It is also a fact that HK has never been a democracy for over a century. It was for 150 years a British colony, run by an appointed British governor who reported to London – as the Washington Post rightly said.
There were no direct elections with a limited number of seats, mostly involving rich businessmen and professionals. It’s worse now, with seats contested only by pro-Beijing candidates.
HK now depends on China more than ever. Without mainland Chinese tourists, HK is a pale shadow of its old self. Today, businesses hire HK graduates who can speak Mandarin and English – and with knowledge of the mainland.
Over the years, I have made countless trips to HK, meeting up with officials, media friends and just the common folk, including even attending the massive protests there.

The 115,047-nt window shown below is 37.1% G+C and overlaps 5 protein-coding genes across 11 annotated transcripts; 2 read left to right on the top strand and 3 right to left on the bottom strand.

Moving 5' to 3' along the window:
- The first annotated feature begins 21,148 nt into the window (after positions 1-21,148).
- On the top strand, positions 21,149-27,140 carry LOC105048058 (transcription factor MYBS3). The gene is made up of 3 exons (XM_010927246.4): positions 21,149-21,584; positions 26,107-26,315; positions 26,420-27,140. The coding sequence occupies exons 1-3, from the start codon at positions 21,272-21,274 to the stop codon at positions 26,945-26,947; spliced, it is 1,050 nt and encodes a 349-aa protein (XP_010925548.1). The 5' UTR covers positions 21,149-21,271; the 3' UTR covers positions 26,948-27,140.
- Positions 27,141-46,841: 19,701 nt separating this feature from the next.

Without doubt, there is a strong sense, especially among the young, that China has not lived up to its promise of a “one-country, two-party” system.
But HK isn’t all about liberties and politics. It is hard to live and work in HK as it is one of the most expensive places in the world.
It is one of the richest cities, sitting on foreign currency reserve assets of US$465.7bil and yet it has performed miserably in social housing for the people, unlike Singapore.
Small-time businessmen have suffered greatly during the Covid-19 lockdown, with expensive rentals to pay, and they were certainly not fans of mega protests.
Many working-class Hong Kongers just want a better life, with an apartment and a stable job and the ability to pay their bills and care for their families.
Talk to them, listen to them. Whether it was under the British or now under the Chinese, they don’t really care.
The Chinese race, whether in China, Taiwan, Singapore or Malaysia, has always been a migratory one, searching for a better life for themselves and their children. Those in HK are no exception.
If China can provide the basic needs of the HK people, it would win over their hearts and minds.